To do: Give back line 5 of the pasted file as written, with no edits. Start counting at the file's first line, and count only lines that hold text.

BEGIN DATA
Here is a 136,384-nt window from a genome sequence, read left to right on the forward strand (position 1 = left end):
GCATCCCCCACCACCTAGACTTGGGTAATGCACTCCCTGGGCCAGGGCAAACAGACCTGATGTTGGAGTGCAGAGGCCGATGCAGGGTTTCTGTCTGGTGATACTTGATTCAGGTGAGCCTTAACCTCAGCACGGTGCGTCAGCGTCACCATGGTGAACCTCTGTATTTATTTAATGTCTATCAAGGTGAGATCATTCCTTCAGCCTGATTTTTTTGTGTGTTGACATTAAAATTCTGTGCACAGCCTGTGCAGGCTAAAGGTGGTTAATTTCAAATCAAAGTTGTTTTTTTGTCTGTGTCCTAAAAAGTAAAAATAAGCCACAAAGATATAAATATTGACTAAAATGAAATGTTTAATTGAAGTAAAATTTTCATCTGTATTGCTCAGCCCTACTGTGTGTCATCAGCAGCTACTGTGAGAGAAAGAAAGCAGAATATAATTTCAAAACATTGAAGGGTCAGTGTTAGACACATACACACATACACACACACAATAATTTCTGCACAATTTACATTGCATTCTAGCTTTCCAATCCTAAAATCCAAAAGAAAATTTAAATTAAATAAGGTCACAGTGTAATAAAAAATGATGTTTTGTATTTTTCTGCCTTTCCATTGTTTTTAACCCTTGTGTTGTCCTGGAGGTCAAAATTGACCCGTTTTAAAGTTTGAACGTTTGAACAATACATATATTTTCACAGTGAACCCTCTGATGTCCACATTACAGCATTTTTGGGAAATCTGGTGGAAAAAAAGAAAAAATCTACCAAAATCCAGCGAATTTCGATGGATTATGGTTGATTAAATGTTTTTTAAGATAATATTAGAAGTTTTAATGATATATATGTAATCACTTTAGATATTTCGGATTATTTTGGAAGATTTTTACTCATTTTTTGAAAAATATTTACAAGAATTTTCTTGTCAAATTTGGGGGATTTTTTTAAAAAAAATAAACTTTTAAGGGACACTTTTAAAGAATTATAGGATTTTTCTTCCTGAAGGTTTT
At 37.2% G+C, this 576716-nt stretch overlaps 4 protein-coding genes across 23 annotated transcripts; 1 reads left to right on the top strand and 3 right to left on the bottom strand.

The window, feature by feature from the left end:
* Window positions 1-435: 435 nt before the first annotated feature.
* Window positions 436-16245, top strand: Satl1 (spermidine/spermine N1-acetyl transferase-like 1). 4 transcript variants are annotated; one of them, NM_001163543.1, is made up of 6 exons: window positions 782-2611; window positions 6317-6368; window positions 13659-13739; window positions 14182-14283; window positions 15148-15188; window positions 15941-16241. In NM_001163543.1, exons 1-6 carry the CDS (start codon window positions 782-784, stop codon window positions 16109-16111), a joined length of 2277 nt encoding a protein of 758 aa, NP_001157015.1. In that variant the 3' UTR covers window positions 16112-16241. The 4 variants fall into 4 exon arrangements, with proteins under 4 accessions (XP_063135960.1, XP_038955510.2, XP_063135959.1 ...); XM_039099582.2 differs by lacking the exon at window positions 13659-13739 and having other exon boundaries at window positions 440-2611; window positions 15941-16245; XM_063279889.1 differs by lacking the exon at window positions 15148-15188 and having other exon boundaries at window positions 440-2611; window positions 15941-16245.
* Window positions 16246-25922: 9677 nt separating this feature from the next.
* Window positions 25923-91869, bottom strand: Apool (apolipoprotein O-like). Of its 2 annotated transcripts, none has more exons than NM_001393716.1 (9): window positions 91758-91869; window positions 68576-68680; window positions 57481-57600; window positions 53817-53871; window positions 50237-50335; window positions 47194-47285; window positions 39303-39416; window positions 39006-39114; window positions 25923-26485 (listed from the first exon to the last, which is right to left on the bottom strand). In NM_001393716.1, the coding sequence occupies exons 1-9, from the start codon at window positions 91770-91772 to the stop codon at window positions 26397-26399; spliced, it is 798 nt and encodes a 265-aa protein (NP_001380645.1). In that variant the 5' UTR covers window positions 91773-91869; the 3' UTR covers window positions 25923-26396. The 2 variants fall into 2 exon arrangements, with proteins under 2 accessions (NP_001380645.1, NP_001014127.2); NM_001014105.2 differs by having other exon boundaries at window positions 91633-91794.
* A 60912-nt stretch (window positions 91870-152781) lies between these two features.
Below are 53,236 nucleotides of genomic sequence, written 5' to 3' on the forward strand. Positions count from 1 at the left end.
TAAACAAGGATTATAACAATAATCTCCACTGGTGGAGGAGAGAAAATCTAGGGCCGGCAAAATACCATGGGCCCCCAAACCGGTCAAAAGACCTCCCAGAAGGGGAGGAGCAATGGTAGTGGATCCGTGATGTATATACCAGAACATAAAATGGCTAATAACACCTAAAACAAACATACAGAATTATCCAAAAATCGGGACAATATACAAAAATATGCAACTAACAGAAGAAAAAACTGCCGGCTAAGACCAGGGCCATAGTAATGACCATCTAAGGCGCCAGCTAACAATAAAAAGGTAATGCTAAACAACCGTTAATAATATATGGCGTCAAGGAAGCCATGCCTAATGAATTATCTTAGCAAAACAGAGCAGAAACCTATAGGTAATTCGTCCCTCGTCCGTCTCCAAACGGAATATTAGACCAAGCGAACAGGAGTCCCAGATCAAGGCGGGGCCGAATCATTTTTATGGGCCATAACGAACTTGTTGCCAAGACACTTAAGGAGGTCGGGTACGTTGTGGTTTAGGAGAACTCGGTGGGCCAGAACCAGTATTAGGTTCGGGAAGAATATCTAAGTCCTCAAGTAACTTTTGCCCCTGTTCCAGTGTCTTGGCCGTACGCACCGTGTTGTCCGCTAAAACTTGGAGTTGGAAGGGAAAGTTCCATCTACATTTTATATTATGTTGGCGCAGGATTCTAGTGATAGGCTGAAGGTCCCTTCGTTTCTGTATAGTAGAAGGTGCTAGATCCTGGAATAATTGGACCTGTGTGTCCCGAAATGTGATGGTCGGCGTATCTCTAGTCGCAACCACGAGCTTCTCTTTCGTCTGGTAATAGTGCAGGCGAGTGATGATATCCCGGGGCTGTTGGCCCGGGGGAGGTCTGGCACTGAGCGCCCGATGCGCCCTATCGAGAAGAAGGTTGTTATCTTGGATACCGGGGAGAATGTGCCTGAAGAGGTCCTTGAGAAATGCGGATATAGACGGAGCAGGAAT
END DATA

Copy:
* Window positions 1-435: 435 nt before the first annotated feature.